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Coal ash spill is No. 1 priority for DRBA
Crews work at the site of a pipeline that spilled millions of gallons of water contaminated with coal ash into the Dan River on Feb. 2. (Contributed photo)
Tuesday, March 4, 2014
By BEN R. WILLIAMS - Bulletin Staff Writer
The coal ash spill afflicting the Dan River has become the central focus of the Dan River Basin Association (DRBA), according to DRBA program manager Brian Williams.
On Feb. 2, a Duke Energy pipeline containing coal ash sprung a leak beneath a 27-acre pond. More than 82,000 tons of coal ash leaked into the pond, and more than 27 million gallons of ash-contaminated water spilled into the Dan River over the following days, The Associated Press has reported. The leak has since been plugged.
Although Henry County and Martinsville are upstream from the spill and thus not directly affected, Williams said the indirect effects could be significant.
“It’s unfortunate that when people are upstream from this, they don’t think it affects them,” Williams said. “This is a regional effort. We know it’s going to have some effect on tourism” in the wider region.
“When people hear ‘Dan River,’” he added, “they now associate it with the coal ash spill.”
For a nature lover such as Williams, seeing the ash-contaminated stretch of the Dan River from Eden, N.C., to South Boston and Kerr Lake was heartbreaking.
“It was very disturbing,” he said. “It made us sick. It made you want to cry, paddling downriver through a river of coal, knowing what the effects would be. You could instantly see there were going to be long-term effects.”
DRBA, which is headquartered in Eden and has an office in Henry County, is attempting to serve as a central location for information regarding the coal ash spill, and is pulling in partners of the organization, such as Waterkeeper Alliance, to help monitor water quality and spread the word about the spill.
“The more people understand the spill,” Williams said, “the more they can disseminate that information to other people.”
Since the spill occurred, he said, “it’s been all hands on deck. A lot of staff time (has been) devoted to this.”
Although DRBA has maintained its regular outreach programs, such as Trout in the Classroom, during the spill, monitoring the Dan River has taken up a huge amount of the organization’s time and resources, Williams said.
“For long-term monitoring, we’re definitely going to need additional funding,” he said. “Being a small member-base research organization, we don’t have a lot of resources to spend on this.”
DRBA has been involved in understanding the nature of the spill since it happened. It is conducting long-term water quality monitoring and “bio-assessment,” studying the macro-invertebrates that live in the river, such as crayfish, stoneflies, hellgrammites and other varieties of aquatic insects, Williams said.
By counting the population of insects in a water sample, Williams said, DRBA can assess the relative health of a portion of the river. These macroinvertebrates, many of which live at the bottom of the river, represent the bottom of the food chain. If their population is not healthy, the other creatures in the river will not have healthy populations.
“These river bugs are a real indication of the health of a stream,” he said. “They have very sensitive gills. Thick coal ash, silica and heavy metals combine to clog up the gill systems of these organisms.”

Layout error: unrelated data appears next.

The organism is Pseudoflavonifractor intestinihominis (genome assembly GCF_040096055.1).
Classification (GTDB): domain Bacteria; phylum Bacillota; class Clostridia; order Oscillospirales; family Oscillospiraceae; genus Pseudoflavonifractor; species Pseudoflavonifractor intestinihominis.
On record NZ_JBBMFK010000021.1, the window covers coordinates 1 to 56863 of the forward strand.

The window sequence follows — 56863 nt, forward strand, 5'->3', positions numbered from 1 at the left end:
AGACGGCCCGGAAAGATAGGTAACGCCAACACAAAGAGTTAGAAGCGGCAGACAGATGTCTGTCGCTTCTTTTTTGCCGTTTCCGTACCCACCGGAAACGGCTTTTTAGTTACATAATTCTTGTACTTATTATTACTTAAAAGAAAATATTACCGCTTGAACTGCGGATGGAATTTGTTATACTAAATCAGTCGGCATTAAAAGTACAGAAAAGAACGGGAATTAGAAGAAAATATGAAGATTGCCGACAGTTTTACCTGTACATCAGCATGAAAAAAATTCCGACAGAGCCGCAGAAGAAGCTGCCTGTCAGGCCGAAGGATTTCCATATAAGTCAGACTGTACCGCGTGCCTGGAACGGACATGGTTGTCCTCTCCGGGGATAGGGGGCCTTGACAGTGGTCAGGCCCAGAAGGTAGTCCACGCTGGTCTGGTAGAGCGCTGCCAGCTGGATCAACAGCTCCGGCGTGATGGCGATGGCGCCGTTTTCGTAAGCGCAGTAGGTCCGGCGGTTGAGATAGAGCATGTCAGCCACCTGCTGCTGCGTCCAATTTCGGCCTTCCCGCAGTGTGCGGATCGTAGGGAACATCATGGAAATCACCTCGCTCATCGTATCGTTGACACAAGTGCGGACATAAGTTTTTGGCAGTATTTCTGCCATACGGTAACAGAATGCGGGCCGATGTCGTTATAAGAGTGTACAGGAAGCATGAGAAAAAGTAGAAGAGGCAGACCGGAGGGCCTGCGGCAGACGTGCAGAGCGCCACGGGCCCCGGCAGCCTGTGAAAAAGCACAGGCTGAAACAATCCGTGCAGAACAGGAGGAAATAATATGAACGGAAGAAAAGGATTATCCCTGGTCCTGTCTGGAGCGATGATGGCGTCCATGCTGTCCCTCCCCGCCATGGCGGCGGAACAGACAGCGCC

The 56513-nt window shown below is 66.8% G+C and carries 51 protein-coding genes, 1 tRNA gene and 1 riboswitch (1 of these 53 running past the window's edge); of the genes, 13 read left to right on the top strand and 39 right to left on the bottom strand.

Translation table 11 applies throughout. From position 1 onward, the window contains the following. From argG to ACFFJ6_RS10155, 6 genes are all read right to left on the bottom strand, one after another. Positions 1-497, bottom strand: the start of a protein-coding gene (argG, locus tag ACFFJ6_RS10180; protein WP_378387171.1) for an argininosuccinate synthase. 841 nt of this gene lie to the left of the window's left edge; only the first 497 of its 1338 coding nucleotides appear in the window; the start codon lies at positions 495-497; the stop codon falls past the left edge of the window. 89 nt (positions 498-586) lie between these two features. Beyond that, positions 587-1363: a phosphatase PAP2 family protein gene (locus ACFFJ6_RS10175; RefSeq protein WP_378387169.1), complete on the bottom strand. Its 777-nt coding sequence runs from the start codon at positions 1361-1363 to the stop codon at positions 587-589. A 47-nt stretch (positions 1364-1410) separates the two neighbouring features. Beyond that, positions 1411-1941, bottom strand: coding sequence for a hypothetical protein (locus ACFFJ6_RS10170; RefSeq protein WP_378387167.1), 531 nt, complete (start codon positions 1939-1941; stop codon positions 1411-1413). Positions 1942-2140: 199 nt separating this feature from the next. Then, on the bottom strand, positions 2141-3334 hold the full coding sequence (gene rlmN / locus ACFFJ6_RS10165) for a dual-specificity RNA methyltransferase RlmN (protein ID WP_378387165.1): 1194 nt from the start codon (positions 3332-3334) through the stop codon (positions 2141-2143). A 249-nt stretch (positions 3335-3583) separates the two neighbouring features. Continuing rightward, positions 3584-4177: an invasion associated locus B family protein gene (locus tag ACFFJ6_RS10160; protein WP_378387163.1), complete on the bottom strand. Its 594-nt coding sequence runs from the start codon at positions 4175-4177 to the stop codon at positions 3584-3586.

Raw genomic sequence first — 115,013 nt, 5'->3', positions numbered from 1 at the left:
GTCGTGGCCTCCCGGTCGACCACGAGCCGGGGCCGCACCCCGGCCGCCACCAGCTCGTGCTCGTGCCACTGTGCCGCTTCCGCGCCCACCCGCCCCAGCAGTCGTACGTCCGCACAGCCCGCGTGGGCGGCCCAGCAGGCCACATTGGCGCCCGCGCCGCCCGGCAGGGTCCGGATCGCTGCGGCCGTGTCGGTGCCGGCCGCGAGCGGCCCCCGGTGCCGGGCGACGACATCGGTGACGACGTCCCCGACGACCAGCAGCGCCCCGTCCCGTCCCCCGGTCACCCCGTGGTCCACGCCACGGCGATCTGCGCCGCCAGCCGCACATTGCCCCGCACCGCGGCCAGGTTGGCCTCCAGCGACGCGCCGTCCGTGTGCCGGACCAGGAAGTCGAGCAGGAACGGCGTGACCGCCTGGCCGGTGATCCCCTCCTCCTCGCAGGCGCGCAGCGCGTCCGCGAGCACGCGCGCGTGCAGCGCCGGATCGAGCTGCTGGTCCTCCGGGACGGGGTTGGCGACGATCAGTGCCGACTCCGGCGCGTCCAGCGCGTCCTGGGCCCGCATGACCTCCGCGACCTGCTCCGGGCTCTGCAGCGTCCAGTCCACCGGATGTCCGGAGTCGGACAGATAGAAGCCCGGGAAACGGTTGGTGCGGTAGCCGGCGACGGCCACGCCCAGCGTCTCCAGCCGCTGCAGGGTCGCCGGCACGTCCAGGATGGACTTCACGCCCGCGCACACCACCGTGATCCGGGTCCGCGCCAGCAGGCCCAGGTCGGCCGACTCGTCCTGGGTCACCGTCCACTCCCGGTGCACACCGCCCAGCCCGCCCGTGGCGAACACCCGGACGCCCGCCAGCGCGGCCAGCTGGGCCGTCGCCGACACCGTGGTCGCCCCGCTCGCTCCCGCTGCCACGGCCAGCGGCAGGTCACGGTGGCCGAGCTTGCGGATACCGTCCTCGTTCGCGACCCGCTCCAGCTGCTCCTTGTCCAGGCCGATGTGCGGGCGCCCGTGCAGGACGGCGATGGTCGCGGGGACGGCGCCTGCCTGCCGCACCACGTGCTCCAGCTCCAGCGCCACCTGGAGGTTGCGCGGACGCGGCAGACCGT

Through a process called bio-accumulation, these small organisms will absorb the heavy metals and pass them up the food chain to the larger organisms that prey on them, Williams said.
In certain stretches of the Dan River, the habitats of these organisms are buried in ash, Williams said.
“We have a lot of recreation on the Dan River,” Williams said. “It’s a long river, known for good smallmouth (bass) fishing.”
If the bass and other fish are contaminated by chemicals and heavy metals from the coal ash spill, Williams said, the results could be devastating not only for the fish, but for fishing tourism.
Additionally, Williams said, while the water treatment plants in the affected areas have been able to successfully filter the coal ash and heavy metals from the drinking water, he said the quality of the river water is questionable.
The North Carolina Department of Health and Human Services, Williams said, has posted advisories along the affected portions of the river advising people to avoid contact with the water because it may cause skin irritation.
“There’s always talk that environmental regulations are killing us” by stifling business, Williams said. However, he said, “while regulations may seem stringent, they’re put in place to mitigate disasters like this. It costs money sometimes to do the right thing. Are you willing to pay up front ... or would you rather pay triple or quadruple the amount when a disaster like this happens?”
Williams hopes this coal ash spill will serve as a wake-up call, and future coal ash dumps will be moved to safer, lined landfills far from water sources.
“Water is the one thing we have to keep clean,” he said. “Regardless of environmental regulations, water is of primary importance” to human life.
By summer, Williams said, people may look at the affected areas of the Dan River and see clear water and no coal ash. That doesn’t mean the problem will have been fixed, however; the chemicals and heavy metals in the coal ash will have seeped underground, he said. The problem will still be there, only hidden.
“It’s going to take a long time before we determine the full effects on the environment,” Williams said. “It’s tragic, but knowing about it and knowing what’s happening is everybody’s responsibility.”
For more information on DRBA and the coal ash spill, visit www.danriver.org.